By Elizabeth Oglesby
A version of this article originally appeared in The Hill on December 13th, 2018.
This week’s Oval Office sparring between President Trump and Democratic congressional leaders, over border wall funding and the possibility of a government shutdown, made for great political theater. In reality, both sides got what they wanted. Trump got a get-tough photo op that can be replayed on Fox & Friends, while House and Senate Minority Leaders Nancy Pelosi (D-Calif.) and Chuck Schumer (D-N.Y.) got Trump to own the shutdown.
But are their positions so far apart? Trump wants his wall, or at least the simulacra of a wall. The Democratic leadership wants the status quo. Both positions are untenable.
As Trump descends into what the Washington Post called a “bottomless Pinocchio” of falsehoods about the border wall, Pelosi and Schumer are missing a key opportunity to launch a broader critique of immigration and border policies. The moment is auspicious for such a critique, and not just because of the Democrats’ electoral gains. The brutal public displays of Trump’s border crackdown, including tear-gassing children last month at the San Ysidro port of entry, have exposed the destructive failings of our border strategies, failings that were decades in the making.
The immediate issue is the federal budget deadline of December 21. Trump wants $5 billion in revenue for his wall, but he doesn’t have the votes to overcome a Senate filibuster. Democrats are offering $1.6 billion in additional funding for “border security,” which includes enhancing and extending the border wall that already exists (although not the concrete buffer Trump wants). Viewed within the context of the entire federal budget, and the nearly $4 billion a year already spent on border security, there is not a lot of daylight between these two proposals.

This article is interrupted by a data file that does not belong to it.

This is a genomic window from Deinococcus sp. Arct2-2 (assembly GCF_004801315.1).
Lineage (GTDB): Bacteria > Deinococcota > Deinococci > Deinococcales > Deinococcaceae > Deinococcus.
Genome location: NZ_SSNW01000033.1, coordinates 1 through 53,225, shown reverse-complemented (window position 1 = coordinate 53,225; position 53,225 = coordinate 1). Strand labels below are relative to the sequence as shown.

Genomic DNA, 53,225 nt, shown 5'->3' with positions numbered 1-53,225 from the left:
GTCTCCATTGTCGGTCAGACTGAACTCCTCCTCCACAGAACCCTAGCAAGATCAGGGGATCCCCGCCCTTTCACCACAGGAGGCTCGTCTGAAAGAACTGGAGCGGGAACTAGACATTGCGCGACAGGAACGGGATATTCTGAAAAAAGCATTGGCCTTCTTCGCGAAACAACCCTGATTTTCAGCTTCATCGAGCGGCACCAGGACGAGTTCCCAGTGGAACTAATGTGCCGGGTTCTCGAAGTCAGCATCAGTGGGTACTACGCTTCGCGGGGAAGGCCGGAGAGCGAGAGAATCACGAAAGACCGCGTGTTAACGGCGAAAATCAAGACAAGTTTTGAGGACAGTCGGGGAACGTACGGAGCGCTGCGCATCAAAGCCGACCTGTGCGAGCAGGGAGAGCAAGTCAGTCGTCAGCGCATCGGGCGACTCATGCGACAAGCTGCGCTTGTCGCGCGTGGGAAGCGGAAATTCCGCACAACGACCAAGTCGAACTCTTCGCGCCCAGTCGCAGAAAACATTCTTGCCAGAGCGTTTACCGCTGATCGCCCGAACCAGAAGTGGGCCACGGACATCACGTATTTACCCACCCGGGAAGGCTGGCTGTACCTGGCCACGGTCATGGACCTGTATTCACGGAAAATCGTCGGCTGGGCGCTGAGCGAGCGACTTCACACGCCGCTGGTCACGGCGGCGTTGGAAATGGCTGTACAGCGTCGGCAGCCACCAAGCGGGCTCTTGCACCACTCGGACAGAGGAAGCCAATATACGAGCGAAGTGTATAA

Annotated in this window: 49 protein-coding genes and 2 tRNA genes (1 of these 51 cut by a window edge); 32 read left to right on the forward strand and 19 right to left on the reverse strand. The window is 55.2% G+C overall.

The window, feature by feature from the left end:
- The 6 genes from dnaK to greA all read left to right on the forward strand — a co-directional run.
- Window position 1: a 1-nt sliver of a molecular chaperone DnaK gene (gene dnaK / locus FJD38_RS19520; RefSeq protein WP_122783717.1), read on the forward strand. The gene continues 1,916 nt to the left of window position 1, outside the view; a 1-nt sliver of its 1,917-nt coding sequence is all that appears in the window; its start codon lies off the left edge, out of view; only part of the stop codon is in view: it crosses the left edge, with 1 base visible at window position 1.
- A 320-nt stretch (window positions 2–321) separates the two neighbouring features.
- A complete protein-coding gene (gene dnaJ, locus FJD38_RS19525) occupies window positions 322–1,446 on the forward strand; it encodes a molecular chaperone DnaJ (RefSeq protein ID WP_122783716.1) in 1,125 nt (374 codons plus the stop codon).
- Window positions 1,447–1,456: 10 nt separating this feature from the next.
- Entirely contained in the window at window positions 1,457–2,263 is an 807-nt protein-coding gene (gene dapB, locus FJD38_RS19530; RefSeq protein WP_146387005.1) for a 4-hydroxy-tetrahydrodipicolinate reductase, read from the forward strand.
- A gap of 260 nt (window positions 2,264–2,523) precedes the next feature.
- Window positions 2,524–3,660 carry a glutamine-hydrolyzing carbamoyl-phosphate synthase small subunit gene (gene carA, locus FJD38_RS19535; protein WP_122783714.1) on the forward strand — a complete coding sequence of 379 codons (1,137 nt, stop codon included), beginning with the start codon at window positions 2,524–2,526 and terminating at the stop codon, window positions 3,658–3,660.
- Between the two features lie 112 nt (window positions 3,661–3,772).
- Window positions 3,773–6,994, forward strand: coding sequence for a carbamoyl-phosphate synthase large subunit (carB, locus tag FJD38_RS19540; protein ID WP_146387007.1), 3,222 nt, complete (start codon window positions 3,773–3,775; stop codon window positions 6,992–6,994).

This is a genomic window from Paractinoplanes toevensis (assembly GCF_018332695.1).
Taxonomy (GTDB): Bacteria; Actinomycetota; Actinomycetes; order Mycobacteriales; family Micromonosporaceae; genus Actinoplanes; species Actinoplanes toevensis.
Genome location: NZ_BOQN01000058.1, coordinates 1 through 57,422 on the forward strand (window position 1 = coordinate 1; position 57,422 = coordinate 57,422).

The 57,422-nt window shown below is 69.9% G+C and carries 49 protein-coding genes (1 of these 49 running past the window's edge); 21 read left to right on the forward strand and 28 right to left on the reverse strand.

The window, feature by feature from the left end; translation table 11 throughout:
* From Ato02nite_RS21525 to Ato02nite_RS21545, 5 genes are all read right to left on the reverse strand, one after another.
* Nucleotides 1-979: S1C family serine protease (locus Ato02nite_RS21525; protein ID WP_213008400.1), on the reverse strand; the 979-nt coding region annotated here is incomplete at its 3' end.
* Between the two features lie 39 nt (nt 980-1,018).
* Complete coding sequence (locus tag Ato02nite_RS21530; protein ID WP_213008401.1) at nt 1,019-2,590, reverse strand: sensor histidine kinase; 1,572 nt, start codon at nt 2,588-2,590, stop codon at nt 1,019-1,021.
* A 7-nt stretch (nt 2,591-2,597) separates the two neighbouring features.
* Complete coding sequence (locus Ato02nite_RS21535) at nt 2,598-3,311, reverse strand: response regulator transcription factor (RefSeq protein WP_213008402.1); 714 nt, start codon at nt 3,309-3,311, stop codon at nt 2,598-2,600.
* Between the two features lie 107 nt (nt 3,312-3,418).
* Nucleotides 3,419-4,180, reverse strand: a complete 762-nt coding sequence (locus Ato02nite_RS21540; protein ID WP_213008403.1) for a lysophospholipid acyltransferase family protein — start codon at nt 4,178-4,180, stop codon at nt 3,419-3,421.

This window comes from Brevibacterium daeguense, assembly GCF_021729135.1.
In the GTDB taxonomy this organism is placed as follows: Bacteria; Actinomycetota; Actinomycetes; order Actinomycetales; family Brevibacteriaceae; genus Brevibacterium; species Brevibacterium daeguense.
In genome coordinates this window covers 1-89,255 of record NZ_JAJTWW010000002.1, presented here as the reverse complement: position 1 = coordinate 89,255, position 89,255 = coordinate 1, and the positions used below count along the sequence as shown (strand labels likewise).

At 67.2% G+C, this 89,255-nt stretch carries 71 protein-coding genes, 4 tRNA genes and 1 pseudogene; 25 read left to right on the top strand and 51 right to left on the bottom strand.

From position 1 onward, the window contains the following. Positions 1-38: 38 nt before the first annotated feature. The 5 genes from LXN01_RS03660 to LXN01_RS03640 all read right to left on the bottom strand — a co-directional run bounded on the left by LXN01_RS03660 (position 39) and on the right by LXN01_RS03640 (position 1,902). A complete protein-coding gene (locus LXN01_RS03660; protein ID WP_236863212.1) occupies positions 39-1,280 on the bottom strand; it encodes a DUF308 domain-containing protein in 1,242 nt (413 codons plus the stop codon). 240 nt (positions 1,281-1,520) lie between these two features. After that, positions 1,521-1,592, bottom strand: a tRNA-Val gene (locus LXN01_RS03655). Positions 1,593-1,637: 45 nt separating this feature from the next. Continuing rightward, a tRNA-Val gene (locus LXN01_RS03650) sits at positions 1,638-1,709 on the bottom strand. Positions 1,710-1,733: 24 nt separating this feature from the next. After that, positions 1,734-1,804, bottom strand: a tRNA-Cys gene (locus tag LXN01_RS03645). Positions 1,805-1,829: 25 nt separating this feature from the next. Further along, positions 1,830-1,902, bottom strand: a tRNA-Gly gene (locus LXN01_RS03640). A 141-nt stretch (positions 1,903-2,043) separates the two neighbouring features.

Trump is half right when he asserts that border wall construction continues apace. More than 700 miles of border barriers exist, including bollard-style steel walls, double chain-linked fences, barbed wire, infrared cameras and drones, guard stations and light poles. Much of this was constructed under President Obama. Trump has been putting into place plans to extend the barriers.
In July 2018, more than 2,500 scientists in the United States and Mexico signed a letter decrying the waiver of federal and state environmental laws to build the wall, saying this “threatens more than a century of binational investment in conservation.” Current plans to make way for the wall include demolishing the National Butterfly Center in Mission, Texas.
Trump’s real victory in Tuesday’s meeting was to get Pelosi and Schumer to repeat the mantra of “border security.”
Pelosi (to Trump) “I’m with you. I’m with you. We are going to have border security.”
Trump: “We need border security. I think we all agree that we need border security. Is that right?
Schumer: “Yes, we do. We do.”
When Schumer advocates continuing the status quo in the name of an ill-defined notion of “border security,” it reinforces two false and damaging framings of the border and immigration. The first is what researcher and former Border Patrol agent Chris Montoya calls the “border threat narrative,” the spurious idea of the southern border as a place of danger. The second is the failed doctrine of “prevention through deterrence,” a strategy to obstruct undocumented immigration begun in the 1990s by President Bill Clinton and continued by George W. Bush, Obama and now Trump.